Of late, this has been a more common occurrence. Some school boards have opted to send in the names of these parents to the PSAC with an indication that they have not been able to determine the nature of the instruction.
Some home educators look at the school board's request as an intrusion into their role as parents.
They do not see any support in the Education Act for the policies of school boards that have been based on the Johnson Memorandum of 1981. They see the Ministry failing to raise the level of the Johnson Memorandum to a status higher than "guideline." Seeing no official numbered policy from the Ministry and no support in the Education Act for the demands being made of them by the school board, they refuse to comply with being monitored.
This choice has sometimes resulted in the school board submitting the family's name to the PSAC, who then decides whether or not to call an inquiry to investigate the satisfactory nature of the home education in question.
Many parents who start to home educate their children from a young age never let the school board know that this is what they are doing.The law does not require parents to notify school boards if the child has never been registered with a school board. It is believed that, because of this, there are thousands of homeschooled Ontarians who are unknown to local school boards.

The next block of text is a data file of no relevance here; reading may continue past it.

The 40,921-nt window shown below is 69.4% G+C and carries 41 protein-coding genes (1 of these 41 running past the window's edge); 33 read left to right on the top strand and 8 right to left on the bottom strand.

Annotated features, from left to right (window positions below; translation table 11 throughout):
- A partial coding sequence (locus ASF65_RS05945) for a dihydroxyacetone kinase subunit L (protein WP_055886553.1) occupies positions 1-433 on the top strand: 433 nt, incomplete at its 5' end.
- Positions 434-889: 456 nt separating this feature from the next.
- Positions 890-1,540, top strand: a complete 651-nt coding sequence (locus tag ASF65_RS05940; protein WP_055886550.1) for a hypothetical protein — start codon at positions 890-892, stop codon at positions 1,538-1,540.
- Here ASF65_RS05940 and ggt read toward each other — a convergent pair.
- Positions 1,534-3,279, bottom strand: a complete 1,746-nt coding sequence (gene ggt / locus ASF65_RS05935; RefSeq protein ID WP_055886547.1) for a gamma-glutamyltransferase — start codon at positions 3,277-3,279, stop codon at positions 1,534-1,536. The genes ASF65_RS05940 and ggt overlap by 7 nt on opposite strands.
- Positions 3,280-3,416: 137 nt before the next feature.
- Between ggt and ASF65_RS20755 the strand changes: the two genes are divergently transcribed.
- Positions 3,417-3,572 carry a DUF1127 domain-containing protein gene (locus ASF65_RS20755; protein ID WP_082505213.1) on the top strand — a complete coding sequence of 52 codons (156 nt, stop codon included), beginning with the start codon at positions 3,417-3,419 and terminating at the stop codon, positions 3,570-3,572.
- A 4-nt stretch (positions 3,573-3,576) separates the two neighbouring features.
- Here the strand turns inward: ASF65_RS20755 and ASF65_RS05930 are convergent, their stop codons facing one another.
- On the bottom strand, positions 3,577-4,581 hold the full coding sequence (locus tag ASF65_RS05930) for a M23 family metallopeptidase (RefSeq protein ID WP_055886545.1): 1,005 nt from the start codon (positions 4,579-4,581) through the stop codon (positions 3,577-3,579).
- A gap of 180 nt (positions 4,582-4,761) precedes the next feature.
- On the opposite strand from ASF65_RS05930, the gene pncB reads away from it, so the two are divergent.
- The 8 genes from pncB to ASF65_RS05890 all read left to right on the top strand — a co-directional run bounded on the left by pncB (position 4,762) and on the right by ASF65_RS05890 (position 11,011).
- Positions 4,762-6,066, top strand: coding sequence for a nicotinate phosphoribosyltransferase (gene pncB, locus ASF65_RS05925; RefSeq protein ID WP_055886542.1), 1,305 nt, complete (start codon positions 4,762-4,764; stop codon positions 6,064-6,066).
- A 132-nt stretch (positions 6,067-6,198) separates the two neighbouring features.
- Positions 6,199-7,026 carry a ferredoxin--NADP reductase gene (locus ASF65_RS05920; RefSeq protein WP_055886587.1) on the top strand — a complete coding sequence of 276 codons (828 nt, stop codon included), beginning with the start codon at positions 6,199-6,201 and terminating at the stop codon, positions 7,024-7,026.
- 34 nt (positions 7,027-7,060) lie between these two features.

OFTP informs anyone who asks it, the information noted above.
It is a central belief of many people in our organization that it is the parents' prior right to determine the definition of satisfactory instruction for their child.
These parents believe that the law as it is written recognizes the rights of parents in education, as in health and religion and all other aspects of everyday life, to choose for their children.
These parents feel those rare cases of unsatisfactory instruction will be caught through the mechanism of Section 24 (2) in the event that there is obvious concern as seen by others that something is amiss.
It is assumed that parents naturally will choose a satisfactory course of action for their children. This belief is reflected in the Universal Declaration of Human Rights of the General Assembly of the United Nations, Article 26 (3) which states: "Parents have a prior right to choose the kind of education that shall be given to their children."
The history of the relationship between school boards and some home educators in Ontario has been a rocky one since 1981. Misunderstandings as to what the law actually says and what powers school boards have in these matters have resulted in strained relationships.
OFTP believes that as understanding grows about the legality and the benefits of homeschooling, the related regulatory and administrative processes will become more collegial and supportive. Teaching parents and professional educators alike will be increasingly enabled to develop effective, innovative ways to meet the educational needs of our children.
Further information can be obtained from the following pages on the OFTP web site: